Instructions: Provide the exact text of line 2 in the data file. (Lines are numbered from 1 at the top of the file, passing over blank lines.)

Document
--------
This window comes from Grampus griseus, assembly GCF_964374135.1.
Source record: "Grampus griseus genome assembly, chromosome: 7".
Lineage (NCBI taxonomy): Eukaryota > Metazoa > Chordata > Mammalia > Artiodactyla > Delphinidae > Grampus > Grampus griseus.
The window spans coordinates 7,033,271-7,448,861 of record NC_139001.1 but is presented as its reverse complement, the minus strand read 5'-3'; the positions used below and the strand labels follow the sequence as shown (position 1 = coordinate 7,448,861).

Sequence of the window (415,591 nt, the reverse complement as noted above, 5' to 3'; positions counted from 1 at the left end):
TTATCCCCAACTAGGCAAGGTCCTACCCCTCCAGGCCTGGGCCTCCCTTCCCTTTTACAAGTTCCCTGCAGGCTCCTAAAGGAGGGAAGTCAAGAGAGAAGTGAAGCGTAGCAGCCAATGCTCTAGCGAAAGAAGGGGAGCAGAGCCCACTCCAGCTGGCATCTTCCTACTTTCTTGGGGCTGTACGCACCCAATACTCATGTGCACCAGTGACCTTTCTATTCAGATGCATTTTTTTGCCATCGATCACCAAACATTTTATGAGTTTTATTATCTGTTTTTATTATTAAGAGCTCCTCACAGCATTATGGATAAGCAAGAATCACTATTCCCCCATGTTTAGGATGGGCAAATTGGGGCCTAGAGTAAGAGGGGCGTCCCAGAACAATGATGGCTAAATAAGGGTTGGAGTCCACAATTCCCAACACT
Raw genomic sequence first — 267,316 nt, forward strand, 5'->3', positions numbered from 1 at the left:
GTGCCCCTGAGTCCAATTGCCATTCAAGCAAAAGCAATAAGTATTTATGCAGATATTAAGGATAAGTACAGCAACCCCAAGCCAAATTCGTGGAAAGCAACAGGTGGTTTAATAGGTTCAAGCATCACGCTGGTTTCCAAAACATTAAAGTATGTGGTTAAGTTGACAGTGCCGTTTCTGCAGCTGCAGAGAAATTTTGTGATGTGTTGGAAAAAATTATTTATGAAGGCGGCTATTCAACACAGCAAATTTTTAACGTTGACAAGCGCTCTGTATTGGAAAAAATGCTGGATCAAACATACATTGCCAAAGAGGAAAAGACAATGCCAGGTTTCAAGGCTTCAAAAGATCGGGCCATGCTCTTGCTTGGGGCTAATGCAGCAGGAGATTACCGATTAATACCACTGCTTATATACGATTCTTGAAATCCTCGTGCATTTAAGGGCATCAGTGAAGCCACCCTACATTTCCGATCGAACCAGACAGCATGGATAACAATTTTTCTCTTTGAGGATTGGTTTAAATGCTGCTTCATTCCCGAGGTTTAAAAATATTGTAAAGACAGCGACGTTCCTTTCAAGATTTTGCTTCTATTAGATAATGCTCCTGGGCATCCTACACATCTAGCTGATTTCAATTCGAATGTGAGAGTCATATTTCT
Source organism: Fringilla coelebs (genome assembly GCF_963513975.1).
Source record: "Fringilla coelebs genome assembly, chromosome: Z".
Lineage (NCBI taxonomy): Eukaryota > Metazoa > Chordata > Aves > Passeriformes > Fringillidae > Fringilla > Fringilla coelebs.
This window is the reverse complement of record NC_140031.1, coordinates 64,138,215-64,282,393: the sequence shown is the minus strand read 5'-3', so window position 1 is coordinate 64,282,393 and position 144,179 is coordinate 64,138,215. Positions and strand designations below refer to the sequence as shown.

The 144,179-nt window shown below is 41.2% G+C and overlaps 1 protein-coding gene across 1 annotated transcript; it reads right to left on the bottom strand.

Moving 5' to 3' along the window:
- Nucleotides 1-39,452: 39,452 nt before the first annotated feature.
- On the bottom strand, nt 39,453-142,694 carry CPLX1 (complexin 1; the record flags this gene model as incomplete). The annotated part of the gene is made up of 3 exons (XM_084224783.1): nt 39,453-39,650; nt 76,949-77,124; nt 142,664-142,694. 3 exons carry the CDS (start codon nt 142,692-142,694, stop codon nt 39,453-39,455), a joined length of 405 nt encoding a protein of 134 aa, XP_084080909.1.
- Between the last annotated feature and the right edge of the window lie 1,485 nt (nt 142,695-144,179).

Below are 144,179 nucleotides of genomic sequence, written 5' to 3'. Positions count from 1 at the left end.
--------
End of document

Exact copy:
Source record: "Grampus griseus genome assembly, chromosome: 7".